Eating out in shanghai

Eating out

In Shanghai
RE | Issue 18 | 2020


—Restaurant critics Cai Xiaohui and Johnny Liu on where to eat in Shanghai—




Breakfast at the hole-in-the-wall

Shanghai has more than forty Michelin-starred restaurants, but even here, you must try an authentic breakfast of baozi, youtiao and doujiang. Authentic means a steam-filled, noise-filled, busy, busy, busy hole-in-the-wall café, where the queue is long (but moves rapidly) and a mug of hot doujiang (soya milk) warms the insides like nothing else. Dip the crispy youtiao (deep-fried stick of dough) into your doujiang to recall childhood breakfasts. But the best is the baozi, a steamed meat-filled doughy bun, fresh from the bamboo steamer, sharpened, if you can, with red chilli oil. All for a few dollars. But don’t bring cash! Come prepared with money in your WeChat wallet. CAI XIAOHUI My favourite hole-in-the-wall is across from exit 4 of the Xintiandi metro, on Madang Road. But you’ll find them outside most metro stations.


Early morning coffee or a late brunch at The Press

It is hard to miss such a history-laden building when you take a stroll along the Bund. The Press inherited its elegance from the legendary former owner of the premises: the newspaper Shen Bao, founded in 1872. Merely taking a seat for a brief while inside the café will enable you to relive the old Shanghai glamour. Try their Hankou Rd Benedict (spinach Egg Benedict with Hollandaise sauce), the signature Press Omelet, and the French toast: no better combination for a weekend brunch. The Osmanthus latte will warm your taste buds with its aroma of golden autumn, despite the chill of winter outside. JOHNNY LIU A1-03, 1/F, Shun Pao Plaza, 309 Hankou Road, Huangpu




Eclectic SE Asian and Chinese at Putien, near the China Art Museum

Putien is tucked under a bridge that spans two of five complexes that formed part of the 2010 Shanghai World Expo. It’s full of families and a canteen vibe. Nothing fancy here, except the food. This one-star Michelin restaurant uses wonderfully fresh ingredients, cooked and presented simply, and modestly priced. Surround your main dish with sides like black seaweed with shrimp, sigua, and crispy duck. And let your main be one of Putien’s specialties: stewed yellow croaker with chilli or Singapore black pepper crab. This is melt-in-your mouth food. If you’re adventurous, the deep-fried pork trotters will have you sucking your fingers for hours afterwards (unless you use the gloves provided). You may need to wait for a table, but it’s worth it. As you step outside, look up to admire the impossibly floating China Art Museum. CAI XIAOHUI Metro line 8 to China Art Museum, exit 3, cross the road to your left.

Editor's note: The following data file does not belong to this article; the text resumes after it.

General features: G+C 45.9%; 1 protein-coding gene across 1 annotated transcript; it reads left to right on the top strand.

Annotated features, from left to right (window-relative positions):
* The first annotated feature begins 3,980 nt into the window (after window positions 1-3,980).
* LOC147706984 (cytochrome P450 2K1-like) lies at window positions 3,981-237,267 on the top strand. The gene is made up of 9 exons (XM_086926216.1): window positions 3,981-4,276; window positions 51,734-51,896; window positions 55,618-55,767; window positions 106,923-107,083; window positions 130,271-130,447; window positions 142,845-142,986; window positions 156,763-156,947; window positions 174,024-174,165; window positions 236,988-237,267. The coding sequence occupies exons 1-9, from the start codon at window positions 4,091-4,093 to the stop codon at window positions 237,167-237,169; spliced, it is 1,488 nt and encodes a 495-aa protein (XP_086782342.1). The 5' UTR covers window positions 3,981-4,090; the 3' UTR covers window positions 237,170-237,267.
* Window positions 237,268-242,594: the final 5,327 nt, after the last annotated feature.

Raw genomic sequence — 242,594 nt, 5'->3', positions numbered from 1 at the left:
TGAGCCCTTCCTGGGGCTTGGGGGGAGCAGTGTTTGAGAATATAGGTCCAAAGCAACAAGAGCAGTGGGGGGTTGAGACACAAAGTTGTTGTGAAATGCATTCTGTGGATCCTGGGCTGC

Sichuanese food at its best at The Peacock

Sichuan cuisine is on fire in Shanghai (literally) and a Sichuanese restaurant is always around the corner. The Peacock Room is an ambitious one, with a particular design and décor. Do not assume that Sichuan cuisine is always sweat-inducing. Recipes here accommodate mellower tastes. You can explore the many flavours of Sichuan by ordering the signature Sichuan 24 set menu, accompanied by the Sichuan flower green tea and special rice wine. Sichuan 24 includes the famous suan ni (garlic & chilli) pork and jiao ma (numbing and burned spice) chicken. A good choice for foodies seeking a combination of high-quality food and a cool environment. JOHNNY LIU Taikoo Hui, South Garden Tower, 288 Shimen Yi Road, Jingan




Fish in pickled sauce at Tai Er, in the Crystal Plaza at Pudong

In this crystalline part of the new Shanghai, tucked into the top floor of a shopping mall, is the best fish restaurant I have yet to find in this amazing city. The one dish you must try is the translucent, jade-like freshwater fish Lu (perch), sliced into a soup base of pickled mustard greens with options of tofu, needle mushrooms, bamboo shoots, a bushel of red chilli peppers and young Sichuan peppercorns. It’s tender, fresh, sharp but not overpowering, and makes you want to fish out every delectable piece in the bowl. While you’re waiting, cast an eye over the busy wok-filled kitchen, watch out for the pronouncements by the young staff (Eat fish, save the world!) and enjoy your mug of hibiscus tea, on the house. CAI XIAOHUI Metro line 6, 8, or 11 to the Oriental Sports Center, exit 4, follow signs to the Crystal Plaza Mall on the New Bund


Delicious, warming noodles at Hefu-Noodle

Noodle soup is a culinary staple in Chinese culture. The noodle bar chain Hefu-Noodle with its bright, clean atmosphere is everywhere in Shanghai. It offers busy individuals cheap, mouth-watering noodle dishesincluding its signature beef noodle soupsand dry noodles, rice combos, cold dishes and healthy drinks. And they deliver. JOHNNY LIU All major malls:


Night-time drinks at the House of Jazz and Blues

You’re in Shanghai. You go to a jazz club. It’s only right. This cosy wall-panelled bar holds no more than fifty people so it’s best to reserve a table (but you don’t need to). The food from the bar is fresh and tasty, the cocktails are just what you want (try the Ruby Manhattan) if a little expensive; and on Sunday nights the house band jams with guests. CAI XIAOHUI On Fuzhou Road, a block or so from the Bund, a short walk south from East Nanjing Road metro.